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									A Guided Tour of Several New and
  Interesting Routing Problems


  Bruce Golden, University of Maryland
   Edward Wasil, American University

                                     Presented at NOW 2006
                        Saint-Rémy de Provence, August 2006
             Outline of Lecture
 The close enough traveling salesman problem
 The CETSP over a street network
 The colorful traveling salesman problem (CTSP)
 The consistent vehicle routing problem (CVRP)
 Conclusions

   My Student Collaborators

 Chris Groer
 Damon Gulczynski
 Jeff Heath
 Carter Price
 Robert Shuttleworth
 Yupei Xiong

The Close Enough Traveling Salesman Problem
   Until recently, utility meter readers had to visit each
    customer location and read the meter at that site
   Now, radio frequency identification (RFID) technology
    allows the meter reader to get close to each customer and
    remotely read the meter
   A simple model
         Customers are points in Euclidean space
         There is a central depot
         There is a fixed radius r which defines “close enough”
         The goal is to minimize distance traveled           4
               CETSP Heuristic

 Create a set S of “supernodes” such that each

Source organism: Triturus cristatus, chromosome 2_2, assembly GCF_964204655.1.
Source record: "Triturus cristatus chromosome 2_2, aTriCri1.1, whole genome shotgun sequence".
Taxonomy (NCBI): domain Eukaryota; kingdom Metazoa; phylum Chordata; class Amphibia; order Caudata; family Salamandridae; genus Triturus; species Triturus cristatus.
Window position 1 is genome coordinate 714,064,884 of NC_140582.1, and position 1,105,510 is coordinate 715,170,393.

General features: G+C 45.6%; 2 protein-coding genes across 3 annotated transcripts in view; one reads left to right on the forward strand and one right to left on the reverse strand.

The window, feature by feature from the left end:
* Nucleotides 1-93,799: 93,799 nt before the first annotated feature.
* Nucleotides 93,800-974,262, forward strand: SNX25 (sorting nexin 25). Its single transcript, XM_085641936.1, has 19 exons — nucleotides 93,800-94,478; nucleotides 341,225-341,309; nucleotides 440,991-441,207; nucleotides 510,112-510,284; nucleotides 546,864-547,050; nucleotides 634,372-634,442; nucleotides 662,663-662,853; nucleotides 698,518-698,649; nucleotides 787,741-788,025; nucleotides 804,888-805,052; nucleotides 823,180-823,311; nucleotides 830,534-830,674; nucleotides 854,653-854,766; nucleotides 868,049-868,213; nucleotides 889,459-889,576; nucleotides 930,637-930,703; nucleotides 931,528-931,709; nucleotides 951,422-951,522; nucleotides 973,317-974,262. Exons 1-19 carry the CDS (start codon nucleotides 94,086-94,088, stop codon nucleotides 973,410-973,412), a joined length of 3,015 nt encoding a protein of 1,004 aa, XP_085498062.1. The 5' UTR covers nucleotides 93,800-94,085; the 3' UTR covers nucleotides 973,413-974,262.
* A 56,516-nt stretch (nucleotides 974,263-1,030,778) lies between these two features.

customer is within r units of at least one supernode
 This set should be as small in cardinality as
 Solve the TSP over S and the central depot
 Use post-processing to reposition the supernodes in
  order to reduce total distance
 An illustration follows
The Central Depot and Customers

Use Geometry to Find Supernodes

Solve the TSP

Reposition Supernodes and Solve Again

      Computational Experiments
 We focused on the location and relocation of the
 Several heuristics were compared
 Random and clustered data sets were tested
 The number of customers and the radius were varied
 The best heuristic seems to work well
 In the real-world, meter reading takes place over a
  street network
         The CETSP over a Street Network

   We used RouteSmart (RS) with ArcGIS
    Real-world data and constraints
    Address matching
    Side-of-street level routing
    Solved as an arc routing problem

   Our heuristic selects segments (analogous to supernodes)
    to exploit the “close enough” feature of RFID
   RS routes over the chosen segments to obtain a cycle
   Currently, RS solves the problem as a Chinese (or rural)
    Postman Problem
          Heuristic Implementation
 How do we choose the street segments to feed into
 We tested several ideas
 Two are simple greedy procedures